Google is the advocator and promoter of big data processing, and its famous modules of Bigtable , GFS, MapReduce cause the many commercial systems and open source tools birth. Bigtable is a distributed structured data storage system, which is designed to handle massive amounts of data: usually the PB level data which is dis- tributed in the thousands of ordinary servers. GFS  is a scalable distributed file system. It is a dedicated file sys- tem designed to store massive amounts of search data. GFS is used for large-scale, distributed, large amounts of data access applications and runs on inexpensive com- modity hardware, but can provide fault tolerance, and higher overall performance of the services provided to a large number of users. MapReduce  is an algorithm model and associated implementation for processing and generating big data sets. Yahoo’s outstanding contribution to big data processing is that they created the open source framework Hadoop [4,5] based on the MapReduce model and promoted HBase, Hive, and other peripheral tech- nologies, making Hadoop the base of most current big data processing products. In our country, Baidu, Tencent, Alibaba and other Internet companies to provide ser- vices for the network has been faced with large data pro- cessing needs, but has also been developing and using large data processing technologies. However, solutions and frameworks purely providing data processing ser-
Abstract—Development of economic systems presents rapid growth trend and requires establishing a rapid trans-regional clearing system in banks. We are studying the approaches and processes of data migration and take a bank’s database as an example. The process of data migration has three methods. Data migrated by tools beforehand, data migrated manually beforehand, data generated by new system afterwards. It converts the data from source database to destination database and then migrate it successfully. The database migration is the lack of a well defined low risk and low cost strategy for moving enterprise data from one database to another over time. A high amount of data is being managed by databases and applications in companies today. The process of moving data from one database to another database is the data migration. The data are extracted from different databases and stored to another databases.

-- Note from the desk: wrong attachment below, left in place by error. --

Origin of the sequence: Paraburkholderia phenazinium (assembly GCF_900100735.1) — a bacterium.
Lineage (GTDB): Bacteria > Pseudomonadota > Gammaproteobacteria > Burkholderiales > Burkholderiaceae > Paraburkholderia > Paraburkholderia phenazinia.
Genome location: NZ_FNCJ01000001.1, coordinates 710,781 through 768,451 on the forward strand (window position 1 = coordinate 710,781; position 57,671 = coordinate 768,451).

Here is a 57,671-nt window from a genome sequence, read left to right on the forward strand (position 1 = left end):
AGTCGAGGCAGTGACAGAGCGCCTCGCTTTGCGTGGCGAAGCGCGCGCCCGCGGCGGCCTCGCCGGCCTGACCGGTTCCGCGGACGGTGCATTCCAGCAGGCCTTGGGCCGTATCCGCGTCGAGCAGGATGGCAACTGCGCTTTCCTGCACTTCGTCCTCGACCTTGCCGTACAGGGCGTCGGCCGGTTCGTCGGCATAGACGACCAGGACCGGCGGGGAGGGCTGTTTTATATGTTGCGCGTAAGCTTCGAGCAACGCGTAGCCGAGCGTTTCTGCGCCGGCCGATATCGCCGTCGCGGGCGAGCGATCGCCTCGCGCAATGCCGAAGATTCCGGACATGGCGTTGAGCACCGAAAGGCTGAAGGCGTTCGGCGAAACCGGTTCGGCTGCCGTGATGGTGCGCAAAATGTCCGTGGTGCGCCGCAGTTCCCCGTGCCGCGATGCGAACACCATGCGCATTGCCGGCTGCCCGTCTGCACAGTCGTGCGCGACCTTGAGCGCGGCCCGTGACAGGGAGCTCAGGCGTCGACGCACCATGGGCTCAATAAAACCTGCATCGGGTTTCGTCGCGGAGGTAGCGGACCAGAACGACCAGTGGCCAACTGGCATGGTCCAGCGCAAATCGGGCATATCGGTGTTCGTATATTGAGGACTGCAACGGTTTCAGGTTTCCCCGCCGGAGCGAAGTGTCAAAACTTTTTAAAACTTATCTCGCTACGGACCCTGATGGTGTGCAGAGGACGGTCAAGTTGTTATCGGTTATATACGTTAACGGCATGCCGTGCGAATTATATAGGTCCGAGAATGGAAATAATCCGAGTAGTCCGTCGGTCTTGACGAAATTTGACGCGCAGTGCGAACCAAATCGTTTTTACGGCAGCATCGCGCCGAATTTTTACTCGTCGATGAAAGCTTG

Several approximation algorithms have been developed for data migration in local area networks , , , , , . In their ground-breaking work, Hall et al.  studied the problem of scheduling migrations given a set of disks, with each storing a subset of items and a specified set of migrations. A crucial constraint in their problem is that each disk can participate in only one migration at a time. If both disks and data items are identical, this is exactly the problem of edge-coloring a multi-graph. That is, we can create a transfer graph G(V, E) that has a node corresponding to each disk, and a directed edge corresponding to each migration that is specified. Algorithms for edge-coloring multigraphs can now be applied to produce a migration schedule since each color class represents a matching in the graph that can be scheduled simultaneously. Computing a solution with the minimum number of colors is NP-hard , but several approximation algorithms are available for edge coloring , , , , . With space constraints on disks, the problem becomes more challenging. Hall et al.  showed that with the assumption that each disk has one spare unit of space, very good constant factor approximations can be obtained. The algorithms use at most 4d∆/4e colors with at most n/3 bypass nodes, 1 or at most 6d∆/4e colors without bypass nodes where ∆ is the maximum degree of the transfer graph and n is the number of disks.